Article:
Simon owns 191 million square feet of retail shopping mall space across North America and Asia, and Mona Benisi oversees every square inch. It’s her job, as the vice president of corporate sustainability, to consider how each of the 200-odd malls, mills and premium outlets can lower their impact on the environment. It’s a lofty goal, and Benisi uses every tool in her arsenal to achieve it — from educating customers on the true environmental cost of online shopping, to empowering employees to contribute to sustainability strategy.
Sparkfund: Tell us about your role and responsibilities at Simon, the biggest U.S. mall owner and operator?
Mona Benisi: As head of sustainability, I am responsible for developing Simon's sustainability strategy, including setting the company's sustainability focus areas, key performance indicators and leading execution of those initiatives across Simon's portfolio. Our sustainability initiatives consider all of Simon's existing properties as well as the new developments. In my role, I drive sustainability by creating partnerships, closely collaborating with key corporate functions, and levering our onsite teams to get the work done. Over the last few years, some of the sustainability initiatives I have advanced include scaling energy efficiency projects, piloting renewable energy and battery storage, improving recycling, and driving water conservation measures throughout the portfolio.
Simon completed a study comparing the environmental impact of mall and online shopping. What were the results?
Results highlighted that online shopping has a 7% larger negative environmental impact than mall shopping if shoppers purchased the same number of products via a brick-and-mortar mall as online.
The white paper identified the greenhouse gas (GHG) emissions associated with mall and online shopping and established that the choices customers make regarding how they buy products and how they utilize product return options have clear impacts on the environment. In either shopping experience, the main contributors that affect the level of GHG emissions include transportation fuels, building energy usage and packaging differences.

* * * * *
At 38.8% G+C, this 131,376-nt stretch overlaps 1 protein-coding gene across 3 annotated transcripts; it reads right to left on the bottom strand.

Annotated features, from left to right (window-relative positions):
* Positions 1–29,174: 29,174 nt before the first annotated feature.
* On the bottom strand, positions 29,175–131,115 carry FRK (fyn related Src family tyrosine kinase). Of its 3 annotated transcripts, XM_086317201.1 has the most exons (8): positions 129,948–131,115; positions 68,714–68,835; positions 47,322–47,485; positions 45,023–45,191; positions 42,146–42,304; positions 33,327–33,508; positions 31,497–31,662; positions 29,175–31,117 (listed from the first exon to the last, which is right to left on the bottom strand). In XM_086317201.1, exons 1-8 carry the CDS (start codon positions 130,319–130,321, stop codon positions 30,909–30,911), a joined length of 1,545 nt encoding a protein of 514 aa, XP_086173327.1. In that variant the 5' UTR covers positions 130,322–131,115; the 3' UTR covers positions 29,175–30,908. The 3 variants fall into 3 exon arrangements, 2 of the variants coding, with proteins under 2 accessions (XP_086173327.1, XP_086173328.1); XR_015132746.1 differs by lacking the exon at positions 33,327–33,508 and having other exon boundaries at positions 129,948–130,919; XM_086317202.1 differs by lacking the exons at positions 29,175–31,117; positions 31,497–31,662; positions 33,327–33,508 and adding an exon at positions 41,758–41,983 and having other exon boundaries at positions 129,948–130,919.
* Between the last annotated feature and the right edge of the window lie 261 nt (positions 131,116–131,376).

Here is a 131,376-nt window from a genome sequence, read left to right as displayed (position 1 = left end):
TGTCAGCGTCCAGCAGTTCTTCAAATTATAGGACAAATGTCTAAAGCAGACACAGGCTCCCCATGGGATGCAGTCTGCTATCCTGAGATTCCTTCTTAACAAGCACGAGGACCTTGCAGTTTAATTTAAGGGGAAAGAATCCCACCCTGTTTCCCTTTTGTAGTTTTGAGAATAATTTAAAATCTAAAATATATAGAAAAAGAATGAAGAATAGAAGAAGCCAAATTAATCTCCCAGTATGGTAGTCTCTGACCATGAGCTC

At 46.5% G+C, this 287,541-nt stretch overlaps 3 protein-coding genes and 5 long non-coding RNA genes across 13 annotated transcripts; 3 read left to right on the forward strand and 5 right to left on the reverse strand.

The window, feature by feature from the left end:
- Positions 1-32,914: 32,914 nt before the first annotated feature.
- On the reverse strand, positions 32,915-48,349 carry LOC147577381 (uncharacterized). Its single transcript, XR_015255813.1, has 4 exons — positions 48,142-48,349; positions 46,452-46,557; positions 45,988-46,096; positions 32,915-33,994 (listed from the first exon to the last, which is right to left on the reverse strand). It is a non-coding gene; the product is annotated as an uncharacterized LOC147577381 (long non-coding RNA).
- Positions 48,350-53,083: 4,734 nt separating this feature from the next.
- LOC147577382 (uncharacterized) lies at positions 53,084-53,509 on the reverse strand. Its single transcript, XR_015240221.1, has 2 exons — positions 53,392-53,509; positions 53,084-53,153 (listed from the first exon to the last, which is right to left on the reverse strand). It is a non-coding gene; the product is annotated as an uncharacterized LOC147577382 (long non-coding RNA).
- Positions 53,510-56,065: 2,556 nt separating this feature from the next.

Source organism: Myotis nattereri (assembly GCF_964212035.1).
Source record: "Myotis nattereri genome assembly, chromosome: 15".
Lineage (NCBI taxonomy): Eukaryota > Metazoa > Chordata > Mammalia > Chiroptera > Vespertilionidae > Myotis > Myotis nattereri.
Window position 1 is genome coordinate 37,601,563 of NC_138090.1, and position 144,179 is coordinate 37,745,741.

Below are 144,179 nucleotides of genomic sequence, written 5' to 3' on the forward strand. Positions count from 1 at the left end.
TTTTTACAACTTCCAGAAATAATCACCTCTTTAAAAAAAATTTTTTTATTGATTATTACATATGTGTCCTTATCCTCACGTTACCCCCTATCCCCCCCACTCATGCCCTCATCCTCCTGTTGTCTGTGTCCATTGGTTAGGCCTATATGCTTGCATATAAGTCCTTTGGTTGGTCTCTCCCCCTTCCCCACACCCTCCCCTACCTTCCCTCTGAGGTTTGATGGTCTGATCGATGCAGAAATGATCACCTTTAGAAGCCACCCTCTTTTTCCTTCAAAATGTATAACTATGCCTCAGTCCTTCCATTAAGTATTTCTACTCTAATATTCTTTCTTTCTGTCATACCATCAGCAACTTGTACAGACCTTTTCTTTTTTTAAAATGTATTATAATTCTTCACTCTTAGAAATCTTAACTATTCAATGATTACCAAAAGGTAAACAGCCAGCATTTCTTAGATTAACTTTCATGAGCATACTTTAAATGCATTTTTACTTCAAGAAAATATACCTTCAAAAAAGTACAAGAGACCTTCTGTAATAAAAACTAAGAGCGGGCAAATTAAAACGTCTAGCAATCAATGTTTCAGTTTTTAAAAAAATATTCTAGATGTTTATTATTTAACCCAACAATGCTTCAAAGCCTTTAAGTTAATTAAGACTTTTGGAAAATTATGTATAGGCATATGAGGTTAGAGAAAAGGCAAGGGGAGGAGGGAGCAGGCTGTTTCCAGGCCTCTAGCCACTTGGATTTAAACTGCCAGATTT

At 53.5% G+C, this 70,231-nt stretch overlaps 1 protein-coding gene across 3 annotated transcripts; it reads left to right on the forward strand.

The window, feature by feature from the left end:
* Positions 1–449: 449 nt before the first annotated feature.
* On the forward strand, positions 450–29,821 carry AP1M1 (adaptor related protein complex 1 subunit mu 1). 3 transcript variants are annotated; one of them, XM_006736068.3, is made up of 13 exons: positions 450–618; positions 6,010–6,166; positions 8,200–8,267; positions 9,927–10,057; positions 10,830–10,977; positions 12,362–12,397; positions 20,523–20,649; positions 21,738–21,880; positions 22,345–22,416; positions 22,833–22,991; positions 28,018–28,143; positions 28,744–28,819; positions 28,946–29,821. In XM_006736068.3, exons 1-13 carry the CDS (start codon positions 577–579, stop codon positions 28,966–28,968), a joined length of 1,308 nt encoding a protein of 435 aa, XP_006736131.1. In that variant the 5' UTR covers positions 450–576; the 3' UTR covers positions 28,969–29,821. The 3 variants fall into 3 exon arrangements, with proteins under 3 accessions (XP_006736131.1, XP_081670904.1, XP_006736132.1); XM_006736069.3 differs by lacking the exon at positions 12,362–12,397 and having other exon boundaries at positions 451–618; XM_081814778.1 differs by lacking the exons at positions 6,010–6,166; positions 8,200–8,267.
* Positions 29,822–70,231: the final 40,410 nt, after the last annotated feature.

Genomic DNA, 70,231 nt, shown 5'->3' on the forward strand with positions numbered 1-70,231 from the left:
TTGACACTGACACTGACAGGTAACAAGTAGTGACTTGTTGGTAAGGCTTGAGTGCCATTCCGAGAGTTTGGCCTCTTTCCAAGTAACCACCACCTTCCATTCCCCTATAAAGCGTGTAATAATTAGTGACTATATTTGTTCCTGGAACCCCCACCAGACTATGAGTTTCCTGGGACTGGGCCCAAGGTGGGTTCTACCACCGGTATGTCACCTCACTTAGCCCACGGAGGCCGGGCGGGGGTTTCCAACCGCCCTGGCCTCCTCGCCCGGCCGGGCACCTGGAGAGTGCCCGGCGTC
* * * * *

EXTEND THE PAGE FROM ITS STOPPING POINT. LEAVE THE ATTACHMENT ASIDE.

What is the average employee’s role in achieving Simon’s sustainability goals?
Sustainability starts with passionate employees, and I am very proud of Simon employees at our more than 200 shopping centers and corporate offices. They ultimately execute the initiatives and find new opportunities to make our properties better on a daily basis!
What's a best practice that a small organization without a sustainability team can implement?
I recommend starting by looking for low-hanging fruit that can improve net operating income by reducing expenses or increasing revenue. For example, think of switching out your light bulbs to LED or making use of roof space to install solar panels that create a new revenue stream. Finally, a general rule I like to say: think big, start small and scale really fast. Scaling is key to making an impact!
What’s one professional lesson you’ve learned the hard way?
It doesn't matter how great you think your ideas are, you need to come up with solutions that solve business problems. Also, as a sustainability professional, you need to remember that ultimately you're a change agent; you need to identify key stakeholders and continuously sell your ideas to them. The right timing and clear communication are key to getting both executive buy-in and engagement from field employees.
How do you start your day? What’s your morning routine?
I believe how you start your day impacts the rest of your day, so I like to start it with something positive like listening to an inspiring podcast during my commute to work. When I arrive in my office, I make a list of tasks that I want to achieve throughout the day and set myself a certain amount of time to get those tasks done so I stay efficient.